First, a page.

Teach A Man To Fish’s ‘education that pays for itself’ model is for schools to set up rural enterprises a) to generate income to provide free education to students between the ages of 14 and 21 from low income families, and b) to teach students valuable and practical entrepreneurial skills that they can use to set up their own businesses in the future.  La Bastilla Agricultural technical school runs eight businesses: eggs, dairy products, honey, pig-rearing, fruit and vegetable garden, coffee and reforestation plants, a bakery and an eco-lodge, with the objective that within the five year period till 2014 the school will become 100% financially self-sufficient.  The educational methodology is based on ‘learning-by-doing’ and ‘learning for earning’ whereby the students spend 30% of their time in theoretical classes and the remaining 70% rotating in all the business areas getting practical work experience ranging from caring for animals and planting crops, to record keeping and promoting the eco-lodge at tourism fairs.

In addition to the technical school, Teach A Man To Fish and FEER have attempted to incorporate elements of the financially self-sufficient philosophy in the primary school through a Community Building project launched in late 2009.  Business committees involving the parents of the pupils have been trained and established, with the objective of investing 10% of their profits in the primary school, and for the families in this resource-poor local community being able to supplement their household incomes.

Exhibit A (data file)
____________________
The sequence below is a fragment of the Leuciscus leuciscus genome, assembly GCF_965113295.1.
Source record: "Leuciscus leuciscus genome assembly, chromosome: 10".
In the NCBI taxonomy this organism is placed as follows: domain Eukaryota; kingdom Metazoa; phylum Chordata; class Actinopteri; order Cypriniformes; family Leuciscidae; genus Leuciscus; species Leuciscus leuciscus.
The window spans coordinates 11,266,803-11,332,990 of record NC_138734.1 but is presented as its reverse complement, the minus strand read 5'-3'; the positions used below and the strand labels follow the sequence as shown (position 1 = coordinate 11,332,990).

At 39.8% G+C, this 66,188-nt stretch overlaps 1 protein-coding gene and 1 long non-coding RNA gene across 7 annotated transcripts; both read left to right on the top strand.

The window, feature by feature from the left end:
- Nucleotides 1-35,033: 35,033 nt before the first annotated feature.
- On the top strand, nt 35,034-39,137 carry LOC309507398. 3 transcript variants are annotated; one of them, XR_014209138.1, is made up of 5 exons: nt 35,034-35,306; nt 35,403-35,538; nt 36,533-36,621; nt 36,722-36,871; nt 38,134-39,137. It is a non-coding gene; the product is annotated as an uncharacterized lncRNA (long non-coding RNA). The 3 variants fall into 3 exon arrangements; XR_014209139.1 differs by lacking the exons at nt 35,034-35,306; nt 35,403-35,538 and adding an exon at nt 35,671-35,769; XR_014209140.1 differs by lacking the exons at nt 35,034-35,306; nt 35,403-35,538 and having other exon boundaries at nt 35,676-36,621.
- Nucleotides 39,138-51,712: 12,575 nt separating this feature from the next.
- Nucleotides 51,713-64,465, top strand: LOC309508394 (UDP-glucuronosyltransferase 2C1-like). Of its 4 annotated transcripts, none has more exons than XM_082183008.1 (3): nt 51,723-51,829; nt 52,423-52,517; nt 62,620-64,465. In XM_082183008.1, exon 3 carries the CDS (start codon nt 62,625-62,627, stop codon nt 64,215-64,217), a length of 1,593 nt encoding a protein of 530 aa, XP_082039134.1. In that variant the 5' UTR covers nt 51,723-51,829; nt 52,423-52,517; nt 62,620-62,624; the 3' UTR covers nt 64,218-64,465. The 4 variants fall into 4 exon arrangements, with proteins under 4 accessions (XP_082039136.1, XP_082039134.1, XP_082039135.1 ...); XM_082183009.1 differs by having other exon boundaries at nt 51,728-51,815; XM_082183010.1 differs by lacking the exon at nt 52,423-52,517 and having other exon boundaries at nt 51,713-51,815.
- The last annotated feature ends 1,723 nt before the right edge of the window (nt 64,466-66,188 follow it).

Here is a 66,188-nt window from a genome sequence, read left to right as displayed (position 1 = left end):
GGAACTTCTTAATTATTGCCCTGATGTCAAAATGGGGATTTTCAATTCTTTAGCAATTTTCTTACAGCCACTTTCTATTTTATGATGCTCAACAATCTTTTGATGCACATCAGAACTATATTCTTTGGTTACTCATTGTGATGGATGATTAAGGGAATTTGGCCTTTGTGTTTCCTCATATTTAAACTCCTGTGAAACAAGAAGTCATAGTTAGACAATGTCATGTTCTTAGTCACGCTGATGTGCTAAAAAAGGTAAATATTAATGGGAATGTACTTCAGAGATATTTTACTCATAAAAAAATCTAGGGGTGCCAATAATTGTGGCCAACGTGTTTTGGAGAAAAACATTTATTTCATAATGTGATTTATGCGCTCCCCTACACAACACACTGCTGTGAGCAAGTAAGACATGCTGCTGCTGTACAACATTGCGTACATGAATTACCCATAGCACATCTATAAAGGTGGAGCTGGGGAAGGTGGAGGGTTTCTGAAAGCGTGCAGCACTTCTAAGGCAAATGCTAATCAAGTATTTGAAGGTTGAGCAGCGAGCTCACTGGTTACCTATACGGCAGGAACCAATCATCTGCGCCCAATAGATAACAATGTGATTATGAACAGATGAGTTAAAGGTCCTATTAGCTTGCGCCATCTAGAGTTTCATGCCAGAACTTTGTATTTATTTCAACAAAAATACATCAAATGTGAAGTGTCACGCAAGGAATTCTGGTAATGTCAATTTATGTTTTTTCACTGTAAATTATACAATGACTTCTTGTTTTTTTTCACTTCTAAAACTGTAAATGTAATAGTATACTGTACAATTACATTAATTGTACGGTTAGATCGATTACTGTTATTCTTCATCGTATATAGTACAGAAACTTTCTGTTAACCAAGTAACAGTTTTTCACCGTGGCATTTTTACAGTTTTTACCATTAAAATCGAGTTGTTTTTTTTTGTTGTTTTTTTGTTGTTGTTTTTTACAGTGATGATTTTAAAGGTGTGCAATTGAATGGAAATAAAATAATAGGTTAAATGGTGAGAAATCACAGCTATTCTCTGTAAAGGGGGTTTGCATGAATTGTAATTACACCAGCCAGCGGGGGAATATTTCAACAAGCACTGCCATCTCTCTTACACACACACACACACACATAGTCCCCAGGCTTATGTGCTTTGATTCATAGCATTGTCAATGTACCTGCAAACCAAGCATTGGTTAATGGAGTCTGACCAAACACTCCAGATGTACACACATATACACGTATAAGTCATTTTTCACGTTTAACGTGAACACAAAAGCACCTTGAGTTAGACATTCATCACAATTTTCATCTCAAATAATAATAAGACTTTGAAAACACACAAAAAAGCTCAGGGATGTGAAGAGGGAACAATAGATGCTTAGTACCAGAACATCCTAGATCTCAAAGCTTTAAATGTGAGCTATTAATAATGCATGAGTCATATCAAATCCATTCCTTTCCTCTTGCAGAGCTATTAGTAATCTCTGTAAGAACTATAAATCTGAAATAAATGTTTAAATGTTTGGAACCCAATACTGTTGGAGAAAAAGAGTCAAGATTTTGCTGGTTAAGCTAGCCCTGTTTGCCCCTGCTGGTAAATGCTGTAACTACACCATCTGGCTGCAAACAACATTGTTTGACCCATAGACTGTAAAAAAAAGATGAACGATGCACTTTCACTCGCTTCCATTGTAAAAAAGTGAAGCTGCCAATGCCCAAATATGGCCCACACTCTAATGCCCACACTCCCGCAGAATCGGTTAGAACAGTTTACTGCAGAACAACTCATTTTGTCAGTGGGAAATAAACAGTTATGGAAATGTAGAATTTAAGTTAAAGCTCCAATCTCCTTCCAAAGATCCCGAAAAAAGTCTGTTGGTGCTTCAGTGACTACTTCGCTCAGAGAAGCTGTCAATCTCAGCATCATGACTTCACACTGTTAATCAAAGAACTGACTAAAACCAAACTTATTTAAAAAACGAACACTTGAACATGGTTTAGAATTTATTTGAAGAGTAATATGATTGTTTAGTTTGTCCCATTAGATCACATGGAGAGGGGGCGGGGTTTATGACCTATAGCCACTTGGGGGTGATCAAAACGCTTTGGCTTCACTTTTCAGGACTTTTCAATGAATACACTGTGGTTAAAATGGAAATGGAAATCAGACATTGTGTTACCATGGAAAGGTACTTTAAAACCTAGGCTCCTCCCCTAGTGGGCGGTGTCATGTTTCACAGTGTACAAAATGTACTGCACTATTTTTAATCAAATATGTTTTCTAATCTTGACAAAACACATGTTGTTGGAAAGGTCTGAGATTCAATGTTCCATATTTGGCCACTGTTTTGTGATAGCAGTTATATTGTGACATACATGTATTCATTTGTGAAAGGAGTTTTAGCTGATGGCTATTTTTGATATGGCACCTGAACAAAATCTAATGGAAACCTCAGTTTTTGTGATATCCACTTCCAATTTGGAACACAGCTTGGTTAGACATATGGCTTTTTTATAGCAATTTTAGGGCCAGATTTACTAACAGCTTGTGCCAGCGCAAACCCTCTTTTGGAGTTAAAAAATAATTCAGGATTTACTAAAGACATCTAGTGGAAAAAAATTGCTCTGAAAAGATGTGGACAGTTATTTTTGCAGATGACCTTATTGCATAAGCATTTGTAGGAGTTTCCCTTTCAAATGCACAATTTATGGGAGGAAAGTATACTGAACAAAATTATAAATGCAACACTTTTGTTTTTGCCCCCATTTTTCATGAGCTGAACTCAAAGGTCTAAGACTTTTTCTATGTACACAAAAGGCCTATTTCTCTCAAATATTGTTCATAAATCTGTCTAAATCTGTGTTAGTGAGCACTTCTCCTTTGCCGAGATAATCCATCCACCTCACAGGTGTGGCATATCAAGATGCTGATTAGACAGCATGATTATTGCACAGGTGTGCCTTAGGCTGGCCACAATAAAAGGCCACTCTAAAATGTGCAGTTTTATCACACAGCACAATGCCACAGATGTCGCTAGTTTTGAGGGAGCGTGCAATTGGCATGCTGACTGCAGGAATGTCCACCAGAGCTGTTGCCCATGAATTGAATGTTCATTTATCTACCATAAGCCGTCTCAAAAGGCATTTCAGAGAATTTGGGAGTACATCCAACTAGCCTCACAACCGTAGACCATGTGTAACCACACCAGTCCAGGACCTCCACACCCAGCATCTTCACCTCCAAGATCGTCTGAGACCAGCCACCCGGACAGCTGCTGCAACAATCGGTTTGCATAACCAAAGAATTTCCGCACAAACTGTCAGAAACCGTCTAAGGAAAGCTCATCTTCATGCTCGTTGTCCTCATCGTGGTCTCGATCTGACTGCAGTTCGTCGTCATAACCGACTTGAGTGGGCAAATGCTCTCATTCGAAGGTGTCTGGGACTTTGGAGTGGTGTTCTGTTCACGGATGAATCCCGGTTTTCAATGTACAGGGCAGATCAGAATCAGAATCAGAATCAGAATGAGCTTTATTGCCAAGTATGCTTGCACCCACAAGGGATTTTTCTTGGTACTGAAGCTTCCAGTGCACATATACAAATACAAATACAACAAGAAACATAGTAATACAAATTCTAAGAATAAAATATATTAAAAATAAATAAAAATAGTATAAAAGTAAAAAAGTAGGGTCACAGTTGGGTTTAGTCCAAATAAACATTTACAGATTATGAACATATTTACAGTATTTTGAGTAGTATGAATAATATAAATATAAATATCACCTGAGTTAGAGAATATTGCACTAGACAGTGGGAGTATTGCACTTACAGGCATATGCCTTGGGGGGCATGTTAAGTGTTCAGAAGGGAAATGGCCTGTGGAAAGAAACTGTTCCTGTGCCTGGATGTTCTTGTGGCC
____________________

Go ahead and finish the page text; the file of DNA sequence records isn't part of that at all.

The project in Nicaragua is ambitious, given that the idea of financial self-sufficiency within education is a new concept in Nicaragua (and for that matter across the globe) in which a culture of handouts has developed over the decades due to patriarchal governments.  Problems with external financial dependence are also observed at the broader economic level, demonstrated by the country’s large dependency on foreign aid, which financed a quarter of the national budget in 2006 .  The rationale for financial self-sufficiency of any development project is all the more relevant during the current global economic crisis in which governments and households in donor countries are tightening their purse strings.  For instance, Bank of America Merrill Lynch  report that charitable giving between 2007 and 2009 by American families declined by over a third and the World Bank  estimate that 2010 aid levels are falling short by approximately 20% of what was promised.  Whilst initial funds are required to initiate development projects, including La Bastilla Agricultural Technical School, the Teach A Man To Fish model advocates offering hand ups in the form of local capacity building and empowerment rather than continuous, unsustainable handouts.